Frank G. Dwyer
August 1, 2003
As with most summers, late July and August typically herald the beginning of the so-called “summer doldrums”. This summer has proved to be not much different as the fishing has slowed considerably around the Port over the last few weeks. To make matters worse, the greenheads have been thick and make for a long wait between fish! Don’t get me wrong, fish can and are being taken, it’s just that it takes a bit more dedication this time of year.
Mackerel have proved scarce, with reports of anglers heading well into Maine to track them down. Bluefish have not been as evident over the last few weeks in the river, but reports have them well offshore from Newburyport to Cape Ann. Sand eels remain abundant around the flats and in the river, keeping the birds and presumably the fish well fed. Dogfish have been creating headaches for bait anglers both outside and inside the river.
Anglers fishing the Merrimack and Joppa Flats have had success in the pre-dawn hours, as well as during night outings. Fishermen offering cut bait in some of the deep holes upriver by the Route 95 bridge have landed stripers in the 20-pound range. Further down-river, tossing sand eel imitation flies and lures into the many creek openings have produced nice school-sized striped bass.
Both wade and boat fishermen have had landed some of the finicky striped bass seen finning around Joppa Flats, although hook-up ratios could be better by most fishermen’s standards. My limited success on Joppa over the last few weeks has come typically in the dark, on the top of the incoming tide, as well as the first hours of the outgoing tide. Eel fishermen have done well with slowly trolled eels at night.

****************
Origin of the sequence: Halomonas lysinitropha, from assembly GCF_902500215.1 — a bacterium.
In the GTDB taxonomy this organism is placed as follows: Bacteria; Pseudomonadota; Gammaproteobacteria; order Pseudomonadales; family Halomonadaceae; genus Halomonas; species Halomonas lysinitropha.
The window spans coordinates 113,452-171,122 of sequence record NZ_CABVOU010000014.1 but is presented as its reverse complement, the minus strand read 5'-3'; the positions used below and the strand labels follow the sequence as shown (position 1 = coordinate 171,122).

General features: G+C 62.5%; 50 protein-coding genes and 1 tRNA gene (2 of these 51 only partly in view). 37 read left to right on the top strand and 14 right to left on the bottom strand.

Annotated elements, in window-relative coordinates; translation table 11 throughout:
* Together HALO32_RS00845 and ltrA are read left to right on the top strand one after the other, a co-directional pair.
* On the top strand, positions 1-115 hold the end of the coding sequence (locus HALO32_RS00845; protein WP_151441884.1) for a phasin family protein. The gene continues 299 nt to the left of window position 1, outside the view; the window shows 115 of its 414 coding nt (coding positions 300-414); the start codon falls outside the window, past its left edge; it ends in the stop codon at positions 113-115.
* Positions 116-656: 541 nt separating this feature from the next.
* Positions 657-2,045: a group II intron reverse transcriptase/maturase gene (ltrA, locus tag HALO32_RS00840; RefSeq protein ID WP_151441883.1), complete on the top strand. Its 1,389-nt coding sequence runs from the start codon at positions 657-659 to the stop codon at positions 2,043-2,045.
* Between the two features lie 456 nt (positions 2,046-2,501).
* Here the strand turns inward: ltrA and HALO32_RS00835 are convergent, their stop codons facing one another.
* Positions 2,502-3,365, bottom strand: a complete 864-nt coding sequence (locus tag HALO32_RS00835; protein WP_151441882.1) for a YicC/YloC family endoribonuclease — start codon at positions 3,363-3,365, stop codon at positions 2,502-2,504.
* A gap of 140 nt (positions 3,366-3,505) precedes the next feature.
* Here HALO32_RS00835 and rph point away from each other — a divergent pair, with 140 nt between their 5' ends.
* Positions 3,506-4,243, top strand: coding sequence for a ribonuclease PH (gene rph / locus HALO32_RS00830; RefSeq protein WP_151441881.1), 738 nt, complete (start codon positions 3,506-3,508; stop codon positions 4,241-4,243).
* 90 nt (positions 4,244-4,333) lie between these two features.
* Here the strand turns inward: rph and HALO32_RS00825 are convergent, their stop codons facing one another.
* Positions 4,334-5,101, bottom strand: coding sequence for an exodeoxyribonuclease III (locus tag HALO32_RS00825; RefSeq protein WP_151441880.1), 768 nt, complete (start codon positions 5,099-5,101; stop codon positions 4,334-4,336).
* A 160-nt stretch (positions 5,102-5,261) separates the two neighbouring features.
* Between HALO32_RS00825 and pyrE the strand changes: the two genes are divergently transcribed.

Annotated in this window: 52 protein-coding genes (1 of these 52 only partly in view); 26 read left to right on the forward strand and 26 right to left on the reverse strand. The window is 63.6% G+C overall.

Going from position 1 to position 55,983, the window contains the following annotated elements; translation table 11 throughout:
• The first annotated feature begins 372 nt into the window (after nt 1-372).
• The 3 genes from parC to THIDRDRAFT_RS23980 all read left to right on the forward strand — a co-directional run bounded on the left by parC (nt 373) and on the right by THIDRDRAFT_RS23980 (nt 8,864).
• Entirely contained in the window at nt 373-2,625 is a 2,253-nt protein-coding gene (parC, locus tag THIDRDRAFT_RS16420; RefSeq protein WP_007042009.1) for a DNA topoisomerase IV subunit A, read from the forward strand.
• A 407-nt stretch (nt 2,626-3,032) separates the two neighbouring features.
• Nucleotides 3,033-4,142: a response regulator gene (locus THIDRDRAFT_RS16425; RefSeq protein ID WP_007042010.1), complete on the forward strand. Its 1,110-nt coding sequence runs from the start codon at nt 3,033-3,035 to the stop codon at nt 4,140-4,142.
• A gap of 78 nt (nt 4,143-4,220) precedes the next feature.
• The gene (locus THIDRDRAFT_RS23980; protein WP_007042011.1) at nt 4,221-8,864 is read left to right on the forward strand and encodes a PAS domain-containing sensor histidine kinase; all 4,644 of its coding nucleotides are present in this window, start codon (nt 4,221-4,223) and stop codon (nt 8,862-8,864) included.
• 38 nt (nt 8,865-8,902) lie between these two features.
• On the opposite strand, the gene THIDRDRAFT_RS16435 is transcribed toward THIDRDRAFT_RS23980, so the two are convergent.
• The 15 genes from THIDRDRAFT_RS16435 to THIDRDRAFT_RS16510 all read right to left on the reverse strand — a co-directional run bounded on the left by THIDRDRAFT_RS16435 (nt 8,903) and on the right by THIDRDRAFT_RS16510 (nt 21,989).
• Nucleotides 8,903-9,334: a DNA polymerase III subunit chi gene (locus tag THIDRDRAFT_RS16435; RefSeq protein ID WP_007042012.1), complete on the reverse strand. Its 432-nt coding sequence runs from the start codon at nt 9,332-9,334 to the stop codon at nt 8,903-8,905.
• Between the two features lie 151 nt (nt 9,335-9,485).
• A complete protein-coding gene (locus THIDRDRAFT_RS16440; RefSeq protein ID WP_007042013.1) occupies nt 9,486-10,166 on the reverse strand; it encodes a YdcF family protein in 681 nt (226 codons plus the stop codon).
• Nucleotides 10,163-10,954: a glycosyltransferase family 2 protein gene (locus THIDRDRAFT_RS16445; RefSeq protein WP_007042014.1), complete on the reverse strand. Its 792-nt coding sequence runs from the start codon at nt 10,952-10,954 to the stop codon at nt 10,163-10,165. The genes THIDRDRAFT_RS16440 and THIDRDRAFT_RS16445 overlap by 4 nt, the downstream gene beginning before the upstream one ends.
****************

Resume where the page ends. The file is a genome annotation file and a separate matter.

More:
Moving towards the mouth of the Merrimack, anglers fishing cut-bait, as well as seaworms and clams have landed some nice sized stripers, however reports have more dog fish in the river than years past. Productive areas include the moving water just off the Toothpick as well as the area around Badgers Rocks. Top water plugs thrown in close to the rocks have also produced a few healthy striped bass.
Surf fishing along the beaches of Plum Island has been sporadic as well, however a bass just shy of 30-pounds was reported to have been caught on a herring chunk off the beach at Parking Lot 1 on the Parker River NWR. A few bluefish have also been landed, with spotty fishing reported along the beach from Atty. May’s to the south jetty.
In mentioning the Parker River NWR, it’s important to note that currently parking lot’s 1, 6 and 7 remain open for walk-on fishing. Several pairs of Piping Plovers are still nesting on the beach and it’s anticipated that a full beach opening will not take place until mid to late August. Once the beaches are fully opened, drive-on permits will be available for the surf-buggy crowd.
Party boats and off shore anglers have been doing well catching numbers of Cod, predominantly on jig and teaser rigs. Haddock fishing has also picked up with many market-sized fish being landed. Jefferies Ledge continues to please anglers looking for cod and haddock, as well as wolffish and cusk.
The Massachusetts Division of Marine Fisheries has reduced the recreational haddock minimum size from 23” to 21”. This change was made to complement recent modifications made by NOAA Fisheries, effective July 28, 2003.
Also, the Division of Marine Fisheries recently determined that soft-shell clams from the waters, flats and tributaries in Salisbury, Newbury, Newburyport and many other North Shore locations no longer contain biotoxins (PSP) from the phytoplankton Alexandrium tamarense in excess of established standards. The areas recently opened remain closed to the taking of all shellfish and carnivorous snails, except for soft-shell clams.